Beau Blixseth’s Tire Pile Along the Willamette River Is Legal

The DEQ inspection came after a Portland resident told WW he went on a run past the terminal in July and encountered dust and the stench of rubber.

Piling up tons of shredded tires along the Willamette River where they can be loaded onto a cargo ship is allowed, according to the Oregon Department of Environmental Quality.

Inspectors showed up unannounced at the old Louis Dreyfus grain terminal just north of the Steel Bridge on Aug. 4 but found no violations, DEQ spokeswoman Lauren Wirtis says.

“They observed two piles of tire-shred product,” Wirtis wrote in an email to WW. “No tire shreds were visible outside of the two piles. DEQ inspectors did not observe any visible dust or odor during their visit.”

The DEQ inspection came after a Portland resident told WW he went on a run past the terminal in July and encountered dust and the stench of rubber (“Rubber Room,” WW, July 27). One thing had changed in the interim: A ship taking on tire shreds had left two weeks earlier.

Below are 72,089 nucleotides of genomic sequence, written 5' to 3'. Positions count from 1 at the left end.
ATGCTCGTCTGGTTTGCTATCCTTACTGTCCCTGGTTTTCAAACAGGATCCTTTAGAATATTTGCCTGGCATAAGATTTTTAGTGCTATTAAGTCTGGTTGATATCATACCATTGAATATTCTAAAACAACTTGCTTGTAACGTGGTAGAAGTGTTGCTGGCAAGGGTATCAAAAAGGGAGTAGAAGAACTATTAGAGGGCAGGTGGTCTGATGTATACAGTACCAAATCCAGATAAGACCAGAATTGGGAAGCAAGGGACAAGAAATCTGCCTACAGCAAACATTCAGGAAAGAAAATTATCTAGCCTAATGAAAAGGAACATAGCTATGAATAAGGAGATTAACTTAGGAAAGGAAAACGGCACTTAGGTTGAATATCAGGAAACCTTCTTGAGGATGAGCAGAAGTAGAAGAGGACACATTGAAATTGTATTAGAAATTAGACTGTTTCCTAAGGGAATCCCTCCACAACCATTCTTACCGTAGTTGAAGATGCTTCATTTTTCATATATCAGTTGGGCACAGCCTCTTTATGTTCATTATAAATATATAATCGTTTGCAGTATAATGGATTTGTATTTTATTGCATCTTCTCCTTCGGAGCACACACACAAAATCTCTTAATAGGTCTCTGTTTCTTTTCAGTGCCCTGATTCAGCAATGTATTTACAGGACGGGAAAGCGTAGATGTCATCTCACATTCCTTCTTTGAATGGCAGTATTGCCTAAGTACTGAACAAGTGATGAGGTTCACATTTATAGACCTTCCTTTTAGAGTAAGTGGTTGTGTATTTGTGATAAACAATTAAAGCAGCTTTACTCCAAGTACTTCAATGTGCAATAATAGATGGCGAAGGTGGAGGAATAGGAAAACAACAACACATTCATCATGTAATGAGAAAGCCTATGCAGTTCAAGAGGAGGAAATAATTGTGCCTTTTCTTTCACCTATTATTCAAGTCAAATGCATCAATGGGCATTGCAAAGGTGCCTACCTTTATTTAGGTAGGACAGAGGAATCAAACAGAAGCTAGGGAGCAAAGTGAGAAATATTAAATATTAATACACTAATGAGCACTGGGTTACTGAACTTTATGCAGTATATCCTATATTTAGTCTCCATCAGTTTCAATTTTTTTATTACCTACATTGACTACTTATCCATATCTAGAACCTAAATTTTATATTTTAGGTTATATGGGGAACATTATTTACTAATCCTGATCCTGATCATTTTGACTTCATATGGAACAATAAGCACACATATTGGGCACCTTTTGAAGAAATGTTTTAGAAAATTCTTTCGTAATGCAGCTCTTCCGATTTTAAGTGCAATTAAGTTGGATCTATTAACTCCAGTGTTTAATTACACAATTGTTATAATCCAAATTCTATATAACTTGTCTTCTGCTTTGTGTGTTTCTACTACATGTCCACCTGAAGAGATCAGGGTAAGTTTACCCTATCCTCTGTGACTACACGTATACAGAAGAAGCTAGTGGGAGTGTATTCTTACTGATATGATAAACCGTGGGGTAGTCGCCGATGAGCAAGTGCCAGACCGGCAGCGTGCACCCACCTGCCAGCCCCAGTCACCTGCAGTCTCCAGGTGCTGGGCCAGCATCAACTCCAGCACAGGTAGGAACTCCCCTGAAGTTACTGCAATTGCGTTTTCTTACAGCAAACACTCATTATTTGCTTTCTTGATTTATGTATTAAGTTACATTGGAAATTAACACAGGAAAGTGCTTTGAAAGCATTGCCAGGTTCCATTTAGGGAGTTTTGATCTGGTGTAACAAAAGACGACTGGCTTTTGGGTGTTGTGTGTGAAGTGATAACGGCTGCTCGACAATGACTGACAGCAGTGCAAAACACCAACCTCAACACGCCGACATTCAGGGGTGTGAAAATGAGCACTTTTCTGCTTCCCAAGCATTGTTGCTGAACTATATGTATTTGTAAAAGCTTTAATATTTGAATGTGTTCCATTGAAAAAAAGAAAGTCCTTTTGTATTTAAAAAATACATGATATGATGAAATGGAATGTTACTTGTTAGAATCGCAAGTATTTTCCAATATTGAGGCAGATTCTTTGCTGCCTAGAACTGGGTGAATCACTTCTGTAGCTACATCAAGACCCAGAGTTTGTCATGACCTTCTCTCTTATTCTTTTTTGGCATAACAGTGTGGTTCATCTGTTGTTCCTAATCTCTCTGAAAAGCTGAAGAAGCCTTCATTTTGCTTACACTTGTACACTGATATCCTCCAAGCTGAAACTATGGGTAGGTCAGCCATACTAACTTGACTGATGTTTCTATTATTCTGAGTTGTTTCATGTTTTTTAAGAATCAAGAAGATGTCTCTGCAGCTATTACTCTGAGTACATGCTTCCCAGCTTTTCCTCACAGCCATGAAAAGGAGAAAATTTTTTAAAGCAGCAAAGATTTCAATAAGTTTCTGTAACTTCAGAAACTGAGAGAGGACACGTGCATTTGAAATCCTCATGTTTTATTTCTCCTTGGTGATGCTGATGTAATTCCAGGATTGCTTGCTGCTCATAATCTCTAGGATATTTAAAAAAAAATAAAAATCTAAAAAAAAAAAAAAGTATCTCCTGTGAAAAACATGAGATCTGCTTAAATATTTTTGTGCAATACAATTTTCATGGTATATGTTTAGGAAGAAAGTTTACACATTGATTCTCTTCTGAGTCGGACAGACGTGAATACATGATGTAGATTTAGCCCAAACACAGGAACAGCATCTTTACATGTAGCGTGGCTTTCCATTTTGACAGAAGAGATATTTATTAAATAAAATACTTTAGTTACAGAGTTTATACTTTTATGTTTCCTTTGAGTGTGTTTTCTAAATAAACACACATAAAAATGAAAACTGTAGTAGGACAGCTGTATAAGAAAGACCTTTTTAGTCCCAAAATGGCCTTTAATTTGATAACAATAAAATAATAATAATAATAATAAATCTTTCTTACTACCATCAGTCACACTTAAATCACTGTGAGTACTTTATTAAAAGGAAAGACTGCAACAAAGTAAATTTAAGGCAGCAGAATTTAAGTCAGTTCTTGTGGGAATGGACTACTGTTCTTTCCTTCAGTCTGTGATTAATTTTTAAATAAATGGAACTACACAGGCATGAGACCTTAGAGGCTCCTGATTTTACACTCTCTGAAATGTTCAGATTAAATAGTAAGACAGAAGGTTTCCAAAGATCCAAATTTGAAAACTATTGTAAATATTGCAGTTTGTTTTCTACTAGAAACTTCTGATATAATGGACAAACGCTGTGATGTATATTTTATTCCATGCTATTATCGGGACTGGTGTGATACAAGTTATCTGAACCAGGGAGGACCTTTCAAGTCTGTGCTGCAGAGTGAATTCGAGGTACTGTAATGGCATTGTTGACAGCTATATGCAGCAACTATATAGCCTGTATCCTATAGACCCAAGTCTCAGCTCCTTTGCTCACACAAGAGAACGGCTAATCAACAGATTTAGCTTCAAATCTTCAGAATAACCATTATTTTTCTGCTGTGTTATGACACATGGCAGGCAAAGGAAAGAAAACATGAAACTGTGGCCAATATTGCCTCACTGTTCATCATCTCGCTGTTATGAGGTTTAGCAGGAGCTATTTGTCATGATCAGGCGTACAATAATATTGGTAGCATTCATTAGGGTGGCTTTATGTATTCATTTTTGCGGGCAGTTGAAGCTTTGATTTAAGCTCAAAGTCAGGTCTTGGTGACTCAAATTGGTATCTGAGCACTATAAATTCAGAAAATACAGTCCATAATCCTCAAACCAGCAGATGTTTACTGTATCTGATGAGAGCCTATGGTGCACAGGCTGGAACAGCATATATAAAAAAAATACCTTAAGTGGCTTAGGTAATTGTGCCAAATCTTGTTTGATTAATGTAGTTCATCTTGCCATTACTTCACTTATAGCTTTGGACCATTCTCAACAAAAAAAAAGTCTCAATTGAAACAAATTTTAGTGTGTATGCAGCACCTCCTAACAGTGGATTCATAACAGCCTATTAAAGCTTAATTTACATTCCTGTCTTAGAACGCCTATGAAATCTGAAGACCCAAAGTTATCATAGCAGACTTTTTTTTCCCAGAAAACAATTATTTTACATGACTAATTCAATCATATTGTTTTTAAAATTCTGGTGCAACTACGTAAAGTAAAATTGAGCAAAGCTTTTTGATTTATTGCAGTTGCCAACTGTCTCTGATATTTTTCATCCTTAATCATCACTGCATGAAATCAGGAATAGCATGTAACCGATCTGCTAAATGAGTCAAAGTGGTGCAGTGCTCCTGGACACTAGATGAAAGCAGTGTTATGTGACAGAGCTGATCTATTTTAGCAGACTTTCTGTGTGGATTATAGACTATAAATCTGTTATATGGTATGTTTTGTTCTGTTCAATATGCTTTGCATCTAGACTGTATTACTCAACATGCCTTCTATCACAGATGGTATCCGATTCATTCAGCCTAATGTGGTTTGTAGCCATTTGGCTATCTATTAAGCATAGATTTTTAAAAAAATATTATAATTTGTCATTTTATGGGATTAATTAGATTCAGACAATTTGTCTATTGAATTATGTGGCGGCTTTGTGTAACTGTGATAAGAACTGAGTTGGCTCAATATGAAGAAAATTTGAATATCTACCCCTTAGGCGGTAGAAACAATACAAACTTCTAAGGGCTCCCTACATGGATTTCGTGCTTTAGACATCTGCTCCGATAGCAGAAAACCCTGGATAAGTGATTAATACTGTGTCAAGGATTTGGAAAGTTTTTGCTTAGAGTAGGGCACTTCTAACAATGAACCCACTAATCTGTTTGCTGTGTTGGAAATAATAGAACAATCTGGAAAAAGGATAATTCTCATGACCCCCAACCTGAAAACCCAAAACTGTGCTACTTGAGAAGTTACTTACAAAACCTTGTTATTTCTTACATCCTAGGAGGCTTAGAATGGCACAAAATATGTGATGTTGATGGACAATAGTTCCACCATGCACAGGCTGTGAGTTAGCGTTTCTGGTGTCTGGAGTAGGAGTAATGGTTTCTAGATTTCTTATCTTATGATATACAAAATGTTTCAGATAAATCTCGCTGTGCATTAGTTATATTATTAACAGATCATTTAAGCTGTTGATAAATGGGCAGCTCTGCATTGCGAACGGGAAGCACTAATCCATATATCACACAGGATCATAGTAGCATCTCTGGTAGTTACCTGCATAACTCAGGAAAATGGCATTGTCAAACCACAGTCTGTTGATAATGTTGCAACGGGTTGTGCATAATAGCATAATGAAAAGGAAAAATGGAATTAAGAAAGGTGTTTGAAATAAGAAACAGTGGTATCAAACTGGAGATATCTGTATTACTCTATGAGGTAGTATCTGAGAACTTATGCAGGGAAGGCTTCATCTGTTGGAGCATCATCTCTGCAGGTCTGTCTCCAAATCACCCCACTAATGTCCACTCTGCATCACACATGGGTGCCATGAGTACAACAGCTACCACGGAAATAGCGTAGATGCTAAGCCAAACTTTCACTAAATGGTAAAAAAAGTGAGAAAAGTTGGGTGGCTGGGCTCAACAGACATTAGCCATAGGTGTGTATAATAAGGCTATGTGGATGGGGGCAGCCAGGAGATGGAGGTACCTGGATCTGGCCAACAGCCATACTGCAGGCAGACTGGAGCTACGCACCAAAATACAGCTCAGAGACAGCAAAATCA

Willamette Riverkeeper Travis Williams says he wonders if the DEQ inspectors looked at stormwater containment. “That would be a potential water quality impact,” Williams says.

The Portland Bureau of Environmental Services, which regulates stormwater at the site, says the terminal doesn’t need a permit because it’s not a manufacturer. The terminal is owned by Beau Blixseth, son of Oregon timber speculator Tim Blixseth, and Chandos Mahon, a shredded-tire magnate.